In 1998 we analyzed the economics of adding a photovoltaic system to our home. At the time, we decided against it for a number of reasons, not the least of which is that it didn't appear to make financial sense. At the time, there was also a 10kW limit on residential photovoltaic systems that qualified for net-metering. Those systems that didn't qualify were hit with large charges to interconnect and were not permitted to store excess power in the grid for use at night. We didn't want a half solution to our problem, and the 10kW limit was a problem.
In 1999 my wife and I leased our first battery-electric car, a 1997 General Motors EV1. Although we didn't expect this little red car to change the world, it sure changed our lives. Our initial interest in the car was environmental, and we thought that by driving this electric car we'd be making some sacrifices to do something for the environment. We quickly came to the conclusion that electric cars are just better cars and we both fought over who would drive it. In early 2000 we added a second EV1 to the family, and at one point had four electric cars: two General Motors EV1s, a Toyota RAV4-EV, and an AC Propulsion tzero. When the lease expired on our GM EV1s, General Motors refused to sell us the cars and demanded their return so that the cars could be destroyed (see www.saveev1.org). We have since added a second RAV4-EV to our "fleet".
These vehicles are truly zero-emitting; they are powered by the sun.
These cars attract a lot of questions and one of the common question is
"Haven't we just moved our pollution to the power plant?".
Well, no we haven't. The emissions (excluding Carbon Dioxide) generated
at the power plant are approximately 3% of the tailpipe emissions of
an equivalent gasoline car, and that doesn't even count the upstream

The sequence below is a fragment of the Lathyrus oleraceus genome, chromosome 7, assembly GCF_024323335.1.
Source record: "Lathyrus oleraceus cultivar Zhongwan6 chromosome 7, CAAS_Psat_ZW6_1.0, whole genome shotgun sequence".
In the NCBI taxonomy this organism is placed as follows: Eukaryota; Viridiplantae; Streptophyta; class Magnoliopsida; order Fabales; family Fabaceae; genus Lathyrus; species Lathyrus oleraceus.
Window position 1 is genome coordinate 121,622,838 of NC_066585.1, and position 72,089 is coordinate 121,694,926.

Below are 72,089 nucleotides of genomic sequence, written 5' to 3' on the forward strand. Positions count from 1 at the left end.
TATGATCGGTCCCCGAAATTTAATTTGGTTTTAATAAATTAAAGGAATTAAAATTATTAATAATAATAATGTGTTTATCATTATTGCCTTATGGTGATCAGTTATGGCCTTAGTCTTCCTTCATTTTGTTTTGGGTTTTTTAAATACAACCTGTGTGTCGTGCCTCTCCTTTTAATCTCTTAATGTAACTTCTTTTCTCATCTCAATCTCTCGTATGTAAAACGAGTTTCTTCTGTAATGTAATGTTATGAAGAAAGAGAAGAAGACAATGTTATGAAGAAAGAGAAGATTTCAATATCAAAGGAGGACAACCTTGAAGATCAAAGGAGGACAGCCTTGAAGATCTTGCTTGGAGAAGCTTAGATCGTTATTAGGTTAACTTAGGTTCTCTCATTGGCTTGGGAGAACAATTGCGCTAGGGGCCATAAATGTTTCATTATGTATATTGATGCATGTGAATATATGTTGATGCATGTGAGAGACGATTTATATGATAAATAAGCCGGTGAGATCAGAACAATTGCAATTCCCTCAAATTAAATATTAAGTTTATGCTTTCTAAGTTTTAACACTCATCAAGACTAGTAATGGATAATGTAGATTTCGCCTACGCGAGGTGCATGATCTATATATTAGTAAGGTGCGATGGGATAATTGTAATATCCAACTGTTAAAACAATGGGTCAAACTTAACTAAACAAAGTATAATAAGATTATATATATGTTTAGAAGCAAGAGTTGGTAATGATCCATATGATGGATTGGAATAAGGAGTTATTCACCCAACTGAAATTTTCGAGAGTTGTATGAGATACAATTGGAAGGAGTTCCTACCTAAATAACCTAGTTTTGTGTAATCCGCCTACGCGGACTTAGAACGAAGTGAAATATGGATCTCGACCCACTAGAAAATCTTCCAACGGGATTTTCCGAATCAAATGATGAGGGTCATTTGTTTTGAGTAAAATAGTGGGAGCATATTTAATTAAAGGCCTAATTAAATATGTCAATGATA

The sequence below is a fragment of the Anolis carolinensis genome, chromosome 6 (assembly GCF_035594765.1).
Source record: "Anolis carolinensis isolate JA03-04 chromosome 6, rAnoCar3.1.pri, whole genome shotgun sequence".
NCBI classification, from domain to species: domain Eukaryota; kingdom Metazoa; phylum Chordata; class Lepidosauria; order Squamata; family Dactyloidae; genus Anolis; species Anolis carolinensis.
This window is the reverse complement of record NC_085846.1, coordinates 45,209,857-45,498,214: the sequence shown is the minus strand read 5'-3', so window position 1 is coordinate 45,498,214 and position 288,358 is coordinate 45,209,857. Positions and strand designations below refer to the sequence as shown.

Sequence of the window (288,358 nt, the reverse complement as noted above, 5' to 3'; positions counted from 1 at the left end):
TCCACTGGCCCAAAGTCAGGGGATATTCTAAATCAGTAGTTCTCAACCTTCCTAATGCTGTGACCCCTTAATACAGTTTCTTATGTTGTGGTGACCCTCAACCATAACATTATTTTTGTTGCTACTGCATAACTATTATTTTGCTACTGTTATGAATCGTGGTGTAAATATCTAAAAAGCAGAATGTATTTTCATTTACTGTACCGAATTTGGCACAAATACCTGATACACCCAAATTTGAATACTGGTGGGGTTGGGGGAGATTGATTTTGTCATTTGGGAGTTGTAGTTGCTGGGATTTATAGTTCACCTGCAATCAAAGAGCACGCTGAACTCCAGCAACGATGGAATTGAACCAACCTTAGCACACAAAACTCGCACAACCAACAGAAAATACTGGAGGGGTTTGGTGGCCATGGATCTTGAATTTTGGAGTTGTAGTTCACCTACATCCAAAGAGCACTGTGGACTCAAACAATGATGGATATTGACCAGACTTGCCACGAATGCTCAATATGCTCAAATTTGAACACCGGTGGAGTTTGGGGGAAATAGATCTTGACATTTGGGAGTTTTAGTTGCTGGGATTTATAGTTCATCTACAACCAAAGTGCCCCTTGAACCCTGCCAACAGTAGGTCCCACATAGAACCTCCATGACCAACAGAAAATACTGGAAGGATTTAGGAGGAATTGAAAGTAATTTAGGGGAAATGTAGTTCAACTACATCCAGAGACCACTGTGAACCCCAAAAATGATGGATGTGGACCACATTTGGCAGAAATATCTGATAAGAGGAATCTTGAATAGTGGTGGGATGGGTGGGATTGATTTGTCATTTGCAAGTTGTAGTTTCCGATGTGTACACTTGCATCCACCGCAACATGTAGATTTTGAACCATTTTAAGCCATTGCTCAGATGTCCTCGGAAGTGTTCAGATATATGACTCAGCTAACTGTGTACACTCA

emissions associated with the extraction, refining, and transporation
The upstream Carbon Dioxide emissions from an electric vehicle
are only mildly better than the best
gasoline-fueled vehicles; indeed the most efficient
gasoline-fueled vehicle, the Honda Insight, emits about the same as the General
Motors EV1. Never the less, these questions started us thinking towards a
cleaner way to generate power for our electric vehicles.
A second look at photovoltaics showed them beginning to make economic sense. Costs had come down and the subsidies increased. We calculated an 18-year payback and a 30-year lifetime on our system. In the fall of 2000, San Diego's electric company was already fully deregulated and retail electric rates in San Diego soared. We knew that it was almost a matter of time before Pacific Gas & Electric's rates did the same. A doubling of retail electric rates would bring the payback period down to under 10 years. Assemblyman and then-Speaker pro tem of the California Assembly, Fred Keeley had introduced a bill to remove the 10kW cap on renewable energy systems. Things were looking up for solar, and we started the design and construction of what became a 30.5kW photovoltaic system to power our house and cars.
I won't go into detail here as to how to do your own analysis of the economics of a photovoltaic system, as there are many variables such as climate and state law. Home Power Magazine is an excellent resource that can help you determine if a photovoltaic system is right for you. Check out the various incentives available, on a state by state basis. California Energy Commission has an excellent site with a Clean Power Cost Estimator.
This page is supported by Adelman@Adelman.COM - Kenneth Adelman